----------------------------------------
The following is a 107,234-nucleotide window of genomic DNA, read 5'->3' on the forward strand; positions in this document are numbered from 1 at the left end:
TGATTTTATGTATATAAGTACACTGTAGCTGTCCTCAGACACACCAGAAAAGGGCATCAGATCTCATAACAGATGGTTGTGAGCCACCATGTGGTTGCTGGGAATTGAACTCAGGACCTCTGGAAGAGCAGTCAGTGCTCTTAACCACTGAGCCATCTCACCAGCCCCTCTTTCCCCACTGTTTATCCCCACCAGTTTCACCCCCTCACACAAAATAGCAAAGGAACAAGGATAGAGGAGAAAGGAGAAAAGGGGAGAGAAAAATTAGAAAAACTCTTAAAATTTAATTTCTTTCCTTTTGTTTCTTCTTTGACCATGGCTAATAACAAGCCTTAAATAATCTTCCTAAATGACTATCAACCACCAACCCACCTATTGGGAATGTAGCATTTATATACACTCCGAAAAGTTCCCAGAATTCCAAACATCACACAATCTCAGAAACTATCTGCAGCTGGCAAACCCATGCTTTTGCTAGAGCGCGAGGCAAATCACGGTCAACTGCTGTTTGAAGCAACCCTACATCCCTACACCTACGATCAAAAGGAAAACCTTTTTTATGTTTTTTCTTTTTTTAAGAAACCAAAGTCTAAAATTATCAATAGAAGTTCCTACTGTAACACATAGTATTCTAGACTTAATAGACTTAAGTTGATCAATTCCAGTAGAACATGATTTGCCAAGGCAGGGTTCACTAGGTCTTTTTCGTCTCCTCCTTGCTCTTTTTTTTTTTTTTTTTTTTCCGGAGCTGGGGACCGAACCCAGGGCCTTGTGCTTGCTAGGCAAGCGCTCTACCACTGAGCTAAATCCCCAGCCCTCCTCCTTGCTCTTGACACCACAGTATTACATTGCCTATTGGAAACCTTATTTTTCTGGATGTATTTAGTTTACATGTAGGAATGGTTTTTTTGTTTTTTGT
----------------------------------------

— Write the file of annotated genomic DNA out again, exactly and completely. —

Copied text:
The following is a 107,234-nucleotide window of genomic DNA, read 5'->3' on the forward strand; positions in this document are numbered from 1 at the left end:
TGATTTTATGTATATAAGTACACTGTAGCTGTCCTCAGACACACCAGAAAAGGGCATCAGATCTCATAACAGATGGTTGTGAGCCACCATGTGGTTGCTGGGAATTGAACTCAGGACCTCTGGAAGAGCAGTCAGTGCTCTTAACCACTGAGCCATCTCACCAGCCCCTCTTTCCCCACTGTTTATCCCCACCAGTTTCACCCCCTCACACAAAATAGCAAAGGAACAAGGATAGAGGAGAAAGGAGAAAAGGGGAGAGAAAAATTAGAAAAACTCTTAAAATTTAATTTCTTTCCTTTTGTTTCTTCTTTGACCATGGCTAATAACAAGCCTTAAATAATCTTCCTAAATGACTATCAACCACCAACCCACCTATTGGGAATGTAGCATTTATATACACTCCGAAAAGTTCCCAGAATTCCAAACATCACACAATCTCAGAAACTATCTGCAGCTGGCAAACCCATGCTTTTGCTAGAGCGCGAGGCAAATCACGGTCAACTGCTGTTTGAAGCAACCCTACATCCCTACACCTACGATCAAAAGGAAAACCTTTTTTATGTTTTTTCTTTTTTTAAGAAACCAAAGTCTAAAATTATCAATAGAAGTTCCTACTGTAACACATAGTATTCTAGACTTAATAGACTTAAGTTGATCAATTCCAGTAGAACATGATTTGCCAAGGCAGGGTTCACTAGGTCTTTTTCGTCTCCTCCTTGCTCTTTTTTTTTTTTTTTTTTTTCCGGAGCTGGGGACCGAACCCAGGGCCTTGTGCTTGCTAGGCAAGCGCTCTACCACTGAGCTAAATCCCCAGCCCTCCTCCTTGCTCTTGACACCACAGTATTACATTGCCTATTGGAAACCTTATTTTTCTGGATGTATTTAGTTTACATGTAGGAATGGTTTTTTTGTTTTTTGT